Banks should seriously consider a long-term facility (2 – 5 years). For most farmers, one season is too short to get a loan, repay and remain with enough capital to cover the same hectares in the coming season. In such a situation, a long-term loan can be ideal and collateral should be lower in terms of the value of the loan. The loan has to be allowed to bear its own return during the loan tenure. A smallholder farmer cannot guarantee a $1000 loan with 5 cattle within a season because if drought strikes the farmer losses everything. However, the same farmer is comfortable guaranteeing a $1000 loan repaid in 2 – 5 years with one beast because within the same period, the beast will have produced three or four calves. But if you take a house, within a short space of time it can’t appreciate in value within 12 months for a farmer to be able to sell it, cover the loan and buy the same house. Again, the house is a tangible asset not linked to business performance. Cattle can see a farmer using a beast as collateral while enjoy other benefits like milk, manure and draught power in the process.
Collective knowledge as collateral
In any given community there is access to information and knowledge on the micro-climate, information from research institutes, NGOs and other government departments like extension agents and the Met Office. These can inform banks in terms of other external risk factors and opportunities in a particular community. This knowledge system is important for decision making by banks. In most cases banks do not pay for this knowledge which can accurately pinpoint chances of success when investing in a particular farming community. All this knowledge is part of intangible collateral that financial institutions should take into account.
Tripartite business models: farmer – banker – input supplier / agro-dealer.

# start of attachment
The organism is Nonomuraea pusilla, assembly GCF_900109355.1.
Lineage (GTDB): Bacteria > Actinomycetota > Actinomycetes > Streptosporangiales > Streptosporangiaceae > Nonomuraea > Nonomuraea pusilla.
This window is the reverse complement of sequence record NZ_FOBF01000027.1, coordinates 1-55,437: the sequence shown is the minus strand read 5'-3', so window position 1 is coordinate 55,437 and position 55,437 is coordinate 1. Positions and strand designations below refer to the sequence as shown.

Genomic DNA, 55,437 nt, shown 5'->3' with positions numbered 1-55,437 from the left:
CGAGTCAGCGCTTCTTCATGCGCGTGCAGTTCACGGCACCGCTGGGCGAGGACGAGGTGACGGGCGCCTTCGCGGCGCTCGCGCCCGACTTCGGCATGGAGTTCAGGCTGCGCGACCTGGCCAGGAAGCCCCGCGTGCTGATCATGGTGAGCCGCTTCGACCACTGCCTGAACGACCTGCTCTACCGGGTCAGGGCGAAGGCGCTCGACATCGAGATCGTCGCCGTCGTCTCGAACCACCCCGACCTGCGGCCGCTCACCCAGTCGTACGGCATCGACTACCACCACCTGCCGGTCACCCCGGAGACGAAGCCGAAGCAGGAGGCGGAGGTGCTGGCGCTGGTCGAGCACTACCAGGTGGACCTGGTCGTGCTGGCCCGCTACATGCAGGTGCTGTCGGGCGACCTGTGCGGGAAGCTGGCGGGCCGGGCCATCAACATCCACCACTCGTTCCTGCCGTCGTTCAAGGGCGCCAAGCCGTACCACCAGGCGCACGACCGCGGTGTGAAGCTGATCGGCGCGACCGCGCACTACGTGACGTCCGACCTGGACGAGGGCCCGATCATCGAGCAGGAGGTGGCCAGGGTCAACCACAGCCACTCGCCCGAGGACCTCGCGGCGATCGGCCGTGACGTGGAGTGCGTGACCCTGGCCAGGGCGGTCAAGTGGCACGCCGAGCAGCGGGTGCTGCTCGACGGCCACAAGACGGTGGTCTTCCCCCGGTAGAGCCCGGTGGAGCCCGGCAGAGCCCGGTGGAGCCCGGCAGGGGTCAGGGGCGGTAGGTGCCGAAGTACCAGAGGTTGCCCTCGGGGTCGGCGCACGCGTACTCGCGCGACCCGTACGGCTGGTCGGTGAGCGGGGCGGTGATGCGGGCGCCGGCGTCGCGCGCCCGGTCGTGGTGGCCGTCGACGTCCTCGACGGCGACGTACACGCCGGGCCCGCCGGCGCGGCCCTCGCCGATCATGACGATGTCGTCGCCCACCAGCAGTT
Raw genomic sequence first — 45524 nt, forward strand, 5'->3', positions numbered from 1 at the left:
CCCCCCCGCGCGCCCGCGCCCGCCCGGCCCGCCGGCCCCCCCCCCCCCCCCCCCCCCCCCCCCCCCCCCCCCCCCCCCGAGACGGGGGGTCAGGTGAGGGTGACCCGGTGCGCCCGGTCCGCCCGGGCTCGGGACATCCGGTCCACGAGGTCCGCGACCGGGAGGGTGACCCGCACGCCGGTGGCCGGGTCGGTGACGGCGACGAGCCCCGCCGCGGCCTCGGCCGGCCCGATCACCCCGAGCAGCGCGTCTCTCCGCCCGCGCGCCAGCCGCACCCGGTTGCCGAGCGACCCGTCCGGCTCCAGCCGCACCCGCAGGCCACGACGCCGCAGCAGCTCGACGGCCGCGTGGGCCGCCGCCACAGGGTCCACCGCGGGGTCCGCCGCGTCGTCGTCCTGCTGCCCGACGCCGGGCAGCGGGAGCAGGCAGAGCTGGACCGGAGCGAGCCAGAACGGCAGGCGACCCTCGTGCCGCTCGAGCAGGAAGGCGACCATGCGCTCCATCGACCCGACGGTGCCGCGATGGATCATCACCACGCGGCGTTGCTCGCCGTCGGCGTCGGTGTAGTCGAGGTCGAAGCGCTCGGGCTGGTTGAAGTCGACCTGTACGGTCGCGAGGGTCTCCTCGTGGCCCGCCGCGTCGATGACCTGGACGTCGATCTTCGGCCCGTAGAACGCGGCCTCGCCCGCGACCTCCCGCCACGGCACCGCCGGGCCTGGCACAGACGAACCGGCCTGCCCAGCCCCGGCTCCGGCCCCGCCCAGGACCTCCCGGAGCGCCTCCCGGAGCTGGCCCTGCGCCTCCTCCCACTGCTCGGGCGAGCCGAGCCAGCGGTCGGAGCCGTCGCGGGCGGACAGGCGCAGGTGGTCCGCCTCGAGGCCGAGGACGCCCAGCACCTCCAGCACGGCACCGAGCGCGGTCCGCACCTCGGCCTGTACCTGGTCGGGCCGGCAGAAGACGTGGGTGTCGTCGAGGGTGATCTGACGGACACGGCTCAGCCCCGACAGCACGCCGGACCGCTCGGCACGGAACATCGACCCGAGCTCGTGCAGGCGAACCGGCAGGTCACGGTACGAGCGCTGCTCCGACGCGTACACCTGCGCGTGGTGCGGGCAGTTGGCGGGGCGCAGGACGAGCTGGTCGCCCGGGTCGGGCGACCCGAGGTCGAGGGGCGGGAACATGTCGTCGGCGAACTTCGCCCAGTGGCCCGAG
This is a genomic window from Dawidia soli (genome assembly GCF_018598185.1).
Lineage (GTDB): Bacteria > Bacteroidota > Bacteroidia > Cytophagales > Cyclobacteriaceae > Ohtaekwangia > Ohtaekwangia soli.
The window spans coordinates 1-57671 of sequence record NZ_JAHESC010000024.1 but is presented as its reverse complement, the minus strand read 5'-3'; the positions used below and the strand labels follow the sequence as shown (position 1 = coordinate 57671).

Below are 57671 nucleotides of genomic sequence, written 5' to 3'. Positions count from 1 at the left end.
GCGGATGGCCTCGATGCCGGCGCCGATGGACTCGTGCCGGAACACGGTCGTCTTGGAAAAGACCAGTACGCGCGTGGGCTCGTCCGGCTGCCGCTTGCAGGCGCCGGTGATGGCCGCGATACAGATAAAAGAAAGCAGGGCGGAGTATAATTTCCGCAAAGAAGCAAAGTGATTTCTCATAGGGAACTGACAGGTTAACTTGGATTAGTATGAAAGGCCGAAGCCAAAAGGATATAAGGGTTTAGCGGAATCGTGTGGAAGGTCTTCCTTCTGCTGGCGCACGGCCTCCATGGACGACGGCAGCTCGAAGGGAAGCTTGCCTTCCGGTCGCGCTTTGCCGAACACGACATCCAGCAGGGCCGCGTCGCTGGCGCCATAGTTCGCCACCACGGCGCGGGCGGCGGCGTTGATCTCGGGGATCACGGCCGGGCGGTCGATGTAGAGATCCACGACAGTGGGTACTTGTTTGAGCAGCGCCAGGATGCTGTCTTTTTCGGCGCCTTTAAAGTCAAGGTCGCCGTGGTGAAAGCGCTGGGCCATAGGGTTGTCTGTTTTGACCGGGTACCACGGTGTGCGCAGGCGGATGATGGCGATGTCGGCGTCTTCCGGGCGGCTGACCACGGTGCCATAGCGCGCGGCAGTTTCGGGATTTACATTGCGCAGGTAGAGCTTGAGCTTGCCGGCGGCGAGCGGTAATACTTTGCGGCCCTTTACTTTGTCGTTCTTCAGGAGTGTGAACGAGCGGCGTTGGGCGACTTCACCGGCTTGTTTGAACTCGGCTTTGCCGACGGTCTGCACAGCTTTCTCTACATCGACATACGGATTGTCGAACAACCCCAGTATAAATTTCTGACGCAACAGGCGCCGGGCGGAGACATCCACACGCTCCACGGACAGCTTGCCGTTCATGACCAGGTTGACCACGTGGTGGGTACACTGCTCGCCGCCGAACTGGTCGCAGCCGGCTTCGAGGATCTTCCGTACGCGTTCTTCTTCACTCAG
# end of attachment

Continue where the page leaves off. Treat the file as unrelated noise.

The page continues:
These models can assist a financial institution in assessing a farmer’s capacity to produce and repay loans. The bank can provide money to the input supplier who then extends inputs to the farmer. When the farmer produces and sells, s/he repays the input supplier who pays back to the bank.
Revolving fund at community level and financial literacy
Banks can also engage in a revolving fund with a community where repayment is reinforced by peer pressure. Farmers have a way of encouraging each other to repay so that they continue receiving loans. Ownership of the loan management and repayment process at community level can be very empowering for communities who will want to see the facility continue. Regarding financial literacy, banks should not just wait for loan repayments. Farmers need back up services on how to manage loans before they receive the money. Intermediaries can facilitate this process.
Creating another facility to support the value chain
There is a danger of injecting US$1 billion into agricultural production when the market (demand-side) has no capital or purchasing power. Institutional buyers cannot be expected to offer buying contracts to farmers when they (buyers) don’t have capital. An environmental scan towards understanding the demand side is very important before dishing inputs to farmers.
Linking loan beneficiaries (farmers) to the market
Farmers can be linked so that they understand market trends, market-based production calendars, standards, specifications as well as creating relationships with the market/traders. This is another form of intangible collateral. Evidence from eMKambo shows that informal markets have their own informal contractual agreements with some traders providing inputs to farmers and then sharing proceeds after selling. Traders are knowledgeable about market performance and have also established their own niches. This mechanism ensures farmers produce what is demanded by the market. A related model is where a farmer gives commodities to a trader for sale on commission. All these models are intangible collateral which cannot be turned into formal contracts.
For any agribusiness growth, 70% is attributable to intangible factors that represent a powerful form of collateral. The remaining 30% is attributable to tangible factors like a house which, unfortunately, can be swallowed up when the 70% is missing. If a farming business is worth $10 000 but a farmer wants to borrow $2000, he or she is saying: “ I will provide intangible collateral worth $8000”. By insisting on title deeds, banks are reinforcing the strangle-hold of agriculture by the middle and upper classes which have title deeds and other privileges. Smallholder farmers, women and youth who do not have these assets are condemned to poverty. Their own forms of collateral, mainly intangible, should be taken seriously. Non-performing loans have been caused by those with title deeds. Perhaps it is time for serious introspection by the financial industry in African countries like Zimbabwe!